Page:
Note For Anyone Writing About Me

Guide to Writing About Me

I am an Autistic person,not a person with autism. I am also not Aspergers. The diagnosis isn't even in the DSM anymore, and yes, I agree with the consolidation of all autistic spectrum stuff under one umbrella. I have other issues with the DSM.

I don't like Autism Speaks. I'm Disabled, not differently abled, and I am an Autistic activist. Self-advocate is true, but incomplete.

Citing My Posts

MLA: Zisk, Alyssa Hillary. "Post Title." Yes, That Too. Day Month Year of post. Web. Day Month Year of retrieval.

APA: Zisk, A. H. (Year Month Day of post.) Post Title. [Web log post]. Retrieved from

Tuesday, September 26, 2017

"Screen time" and some more patterns

Yet another article about screen time is going around. I swear, those things are everywhere. This time it's Temple Grandin (who gets touted as being an autism expert in general when she's actually an expert in livestock, like cows*) talking about limiting screen time for autistic kids. She's actually more nuanced about it than most - the headline says screen time, and she says it once too, but she does specify what "kind" of screen time she means. Most people don't.

So, here's a bunch of things that get lumped under screen time:

1) I have an ereader. I am reading a book (or a paper related to my graduate studies). On a screen!

2) I'm watching a movie. On a screen!

3) I'm playing Pokemon Go, which involves a lot of walking around, but also it's a cell phone game. On a screen!

4) I'm playing a computer game. On a screen!

5) I currently can't talk, so I'm using FlipWriter on my iPad to communicate with my classmates. On a screen!

6) I'm teaching math. It's an online class, which is great because my ability or inability to speak at the time is irrelevant. My "accommodation" of getting to write or type instead of talking, when needed, is already built in to the system. Still. Where am I doing this? On a screen!

7) I'm using the Internet to talk to a friend who lives across the country. On a screen!

Which of these am I supposed to be limiting? Why are we using one category for all of them, if the answer isn't all of them?

Or, which of these will you admit to having a problem with, versus which ones would you actually like to get rid of? Because I think that's part of the why. If you build a category full of things that you don't like, including some things that it's considered OK to take issue with (video games!), you can get away with talking about the whole category as a problem. Build up the apparent size of the "problem" by including numbers from the parts you need to at least pretend are OK (maybe AAC? maybe online classes?), talk about supposed bad effects from one item in the set (video games?) as if they came from the entire set, and then there's clearly a big problem. Ban or limit the whole category.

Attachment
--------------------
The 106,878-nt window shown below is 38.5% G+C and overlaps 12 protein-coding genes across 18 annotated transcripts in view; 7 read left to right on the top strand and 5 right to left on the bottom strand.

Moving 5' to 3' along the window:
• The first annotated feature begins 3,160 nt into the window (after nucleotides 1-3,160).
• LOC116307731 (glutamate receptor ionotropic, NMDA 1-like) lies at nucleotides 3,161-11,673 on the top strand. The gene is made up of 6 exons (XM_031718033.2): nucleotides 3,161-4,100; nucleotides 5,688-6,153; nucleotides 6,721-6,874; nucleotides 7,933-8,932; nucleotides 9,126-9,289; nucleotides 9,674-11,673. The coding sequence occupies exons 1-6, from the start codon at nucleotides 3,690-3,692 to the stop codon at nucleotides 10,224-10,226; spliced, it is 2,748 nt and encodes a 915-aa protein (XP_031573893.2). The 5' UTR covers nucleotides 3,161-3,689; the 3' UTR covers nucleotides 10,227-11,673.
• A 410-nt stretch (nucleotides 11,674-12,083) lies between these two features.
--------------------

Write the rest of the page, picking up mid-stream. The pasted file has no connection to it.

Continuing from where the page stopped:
I'm thinking back to the pattern I talked about with fidget spinners, or a variation on it: 

1) A disabled person needs something for access reasons.

2) Abled people call the thing distracting, because our existence in public is apparently distracting.

3) The thing is either banned entirely or permitted only for people with the paperwork to prove they need it for disability reasons.

4) Disabled people who need the thing either don't have access to the thing or must out themselves as disabled in order to gain access. If outing oneself is required, the thing is heavily stigmatized.
Instead of being banned because it's distracting to others, it's apparently distracting to us? In any case, the thing is banned or limited "for our own good."

Then what happens?

Whoops, no ereader for you unless you can prove you need it for a disability reason and are willing to out yourself. Spend the money and the space on those paper books! Who cares that they're harder to hold up, or that the electronic version is searchable?

Whoops, no more movies! (You know, storytelling? Acting? It's on a screen, though, so we can't have that.)

Whoops, no more games on a screen! Never mind that some of them involve walking and most of them involve problem solving and that fun matters on its own.

Whoops, no AAC for you unless you have formal documentation of the fact that you need it and are willing to out yourself. Better go back to being silent in class, or maybe not going to school at all! It's distracting to have you here, after all. Or you could try this low-tech system? (Which, to be fair, is most of what I use. Doesn't mean it's OK to make me stick to the low-tech options in the situations where my high-tech, screen dependent options are better.)

Whoops, no more online classes. (Temple actually made this one an explicit exception, so, again, tiny bit of kudos for the nuance, but don't say screen time unless you actually mean screen time because words have meanings.) 

Whoops, no more friends who live far away! Pay attention to the jerk in front of you who thinks screens are the devil.

You only had to admit to taking issues with the video games, but now all this is gone, because you could point to something that many people will take an issue with and generalize it beyond any semblance of accuracy.

*I'm sure she's an expert in what works for her. She basically got pushed to "pass" for neurotypical, which is still what mainstream experts tend to think of as being the "optimal outcome" for autism but is often a recipe for burnout. Now she recommends stuff that makes it sound like she agrees that's the best thing. She also led to the popularization of the idea that "autistic people think in pictures." As an autistic aphantasiac (no minds eye), I'm well aware that's not consistently the case. So, no, I'm not a fan of Grandin.